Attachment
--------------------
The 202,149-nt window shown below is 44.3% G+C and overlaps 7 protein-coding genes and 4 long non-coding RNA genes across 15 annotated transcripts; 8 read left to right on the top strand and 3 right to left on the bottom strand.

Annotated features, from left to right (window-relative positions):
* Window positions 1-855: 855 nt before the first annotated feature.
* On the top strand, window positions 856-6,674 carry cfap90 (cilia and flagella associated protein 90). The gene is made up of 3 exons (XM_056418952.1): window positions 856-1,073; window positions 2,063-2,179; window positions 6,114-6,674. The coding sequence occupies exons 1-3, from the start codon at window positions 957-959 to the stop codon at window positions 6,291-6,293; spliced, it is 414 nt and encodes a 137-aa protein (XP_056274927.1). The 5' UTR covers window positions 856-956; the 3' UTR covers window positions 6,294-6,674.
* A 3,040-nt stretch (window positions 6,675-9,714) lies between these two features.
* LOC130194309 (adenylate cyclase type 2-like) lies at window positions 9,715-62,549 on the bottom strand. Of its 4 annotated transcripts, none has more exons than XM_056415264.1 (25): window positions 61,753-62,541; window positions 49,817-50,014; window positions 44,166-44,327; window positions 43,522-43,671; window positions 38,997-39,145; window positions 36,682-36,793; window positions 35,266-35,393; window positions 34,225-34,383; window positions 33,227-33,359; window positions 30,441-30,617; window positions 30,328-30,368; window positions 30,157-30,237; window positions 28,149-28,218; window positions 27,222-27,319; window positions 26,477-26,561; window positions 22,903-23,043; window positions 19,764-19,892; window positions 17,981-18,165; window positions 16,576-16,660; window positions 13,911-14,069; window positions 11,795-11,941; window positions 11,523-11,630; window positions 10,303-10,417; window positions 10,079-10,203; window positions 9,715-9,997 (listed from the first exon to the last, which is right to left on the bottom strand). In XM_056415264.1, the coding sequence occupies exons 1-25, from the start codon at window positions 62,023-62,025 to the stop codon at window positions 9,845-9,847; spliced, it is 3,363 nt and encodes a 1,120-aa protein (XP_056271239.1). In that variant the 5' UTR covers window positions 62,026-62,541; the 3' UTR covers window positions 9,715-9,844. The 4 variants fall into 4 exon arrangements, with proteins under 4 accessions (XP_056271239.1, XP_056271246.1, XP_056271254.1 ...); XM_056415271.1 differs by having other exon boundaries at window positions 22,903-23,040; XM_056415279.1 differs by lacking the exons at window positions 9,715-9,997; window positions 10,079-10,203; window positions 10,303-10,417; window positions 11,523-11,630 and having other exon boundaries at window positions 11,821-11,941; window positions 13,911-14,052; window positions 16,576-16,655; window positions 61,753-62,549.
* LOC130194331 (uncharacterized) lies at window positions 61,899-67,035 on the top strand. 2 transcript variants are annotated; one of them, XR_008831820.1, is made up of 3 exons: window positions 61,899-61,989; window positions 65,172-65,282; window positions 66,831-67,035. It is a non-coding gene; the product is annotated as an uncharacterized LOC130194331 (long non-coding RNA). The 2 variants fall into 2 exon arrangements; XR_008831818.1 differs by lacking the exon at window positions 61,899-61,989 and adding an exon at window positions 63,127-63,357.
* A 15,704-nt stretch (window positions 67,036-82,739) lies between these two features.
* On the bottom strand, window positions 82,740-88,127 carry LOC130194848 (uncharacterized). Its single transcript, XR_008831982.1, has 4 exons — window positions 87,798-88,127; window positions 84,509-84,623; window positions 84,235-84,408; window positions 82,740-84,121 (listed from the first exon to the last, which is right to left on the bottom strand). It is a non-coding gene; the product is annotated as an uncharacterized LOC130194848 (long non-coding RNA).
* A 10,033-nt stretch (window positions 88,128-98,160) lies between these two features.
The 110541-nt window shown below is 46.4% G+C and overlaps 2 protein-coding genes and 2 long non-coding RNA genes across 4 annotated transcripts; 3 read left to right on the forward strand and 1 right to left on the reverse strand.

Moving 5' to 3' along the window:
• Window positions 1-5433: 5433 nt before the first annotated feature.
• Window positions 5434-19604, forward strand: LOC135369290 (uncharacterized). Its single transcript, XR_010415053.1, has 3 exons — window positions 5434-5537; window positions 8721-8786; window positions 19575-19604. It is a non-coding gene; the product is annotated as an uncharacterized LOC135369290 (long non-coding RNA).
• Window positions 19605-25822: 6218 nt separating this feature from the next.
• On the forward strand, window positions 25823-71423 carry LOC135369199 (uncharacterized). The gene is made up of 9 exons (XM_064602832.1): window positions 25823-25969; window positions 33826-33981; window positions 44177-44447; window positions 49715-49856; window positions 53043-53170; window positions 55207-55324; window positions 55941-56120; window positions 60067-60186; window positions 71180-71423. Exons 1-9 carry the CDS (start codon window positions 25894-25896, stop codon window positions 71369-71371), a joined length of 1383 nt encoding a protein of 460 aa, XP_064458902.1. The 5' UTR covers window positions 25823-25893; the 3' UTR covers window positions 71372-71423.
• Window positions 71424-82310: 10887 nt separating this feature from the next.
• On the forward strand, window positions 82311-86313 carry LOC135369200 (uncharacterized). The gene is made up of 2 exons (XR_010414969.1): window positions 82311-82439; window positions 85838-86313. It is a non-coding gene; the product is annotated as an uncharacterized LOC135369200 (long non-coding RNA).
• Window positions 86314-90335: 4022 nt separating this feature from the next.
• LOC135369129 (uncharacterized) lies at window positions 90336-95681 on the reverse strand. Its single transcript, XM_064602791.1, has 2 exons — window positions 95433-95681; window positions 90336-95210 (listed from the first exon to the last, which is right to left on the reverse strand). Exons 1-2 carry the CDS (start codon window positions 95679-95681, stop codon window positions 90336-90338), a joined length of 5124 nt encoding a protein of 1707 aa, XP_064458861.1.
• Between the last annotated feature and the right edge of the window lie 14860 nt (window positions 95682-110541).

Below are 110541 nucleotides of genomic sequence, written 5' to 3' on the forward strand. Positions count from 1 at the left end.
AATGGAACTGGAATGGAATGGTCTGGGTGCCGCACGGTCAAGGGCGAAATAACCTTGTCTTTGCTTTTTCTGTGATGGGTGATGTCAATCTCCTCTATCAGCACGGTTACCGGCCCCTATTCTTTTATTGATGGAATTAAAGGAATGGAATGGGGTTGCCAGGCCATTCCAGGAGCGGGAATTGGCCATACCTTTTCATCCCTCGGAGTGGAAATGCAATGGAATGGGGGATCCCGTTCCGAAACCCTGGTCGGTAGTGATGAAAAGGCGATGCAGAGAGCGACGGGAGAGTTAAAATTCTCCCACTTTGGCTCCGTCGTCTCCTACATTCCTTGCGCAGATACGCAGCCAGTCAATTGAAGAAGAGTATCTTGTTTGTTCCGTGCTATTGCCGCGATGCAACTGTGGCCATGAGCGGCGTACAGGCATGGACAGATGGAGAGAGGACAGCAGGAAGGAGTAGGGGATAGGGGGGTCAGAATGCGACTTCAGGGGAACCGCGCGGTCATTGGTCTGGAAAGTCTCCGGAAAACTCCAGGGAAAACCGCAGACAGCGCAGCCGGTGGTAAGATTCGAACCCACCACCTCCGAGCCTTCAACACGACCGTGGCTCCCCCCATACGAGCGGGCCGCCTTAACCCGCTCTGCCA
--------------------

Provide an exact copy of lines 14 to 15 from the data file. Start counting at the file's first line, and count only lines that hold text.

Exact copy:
• Window positions 5434-19604, forward strand: LOC135369290 (uncharacterized). Its single transcript, XR_010415053.1, has 3 exons — window positions 5434-5537; window positions 8721-8786; window positions 19575-19604. It is a non-coding gene; the product is annotated as an uncharacterized LOC135369290 (long non-coding RNA).
• Window positions 19605-25822: 6218 nt separating this feature from the next.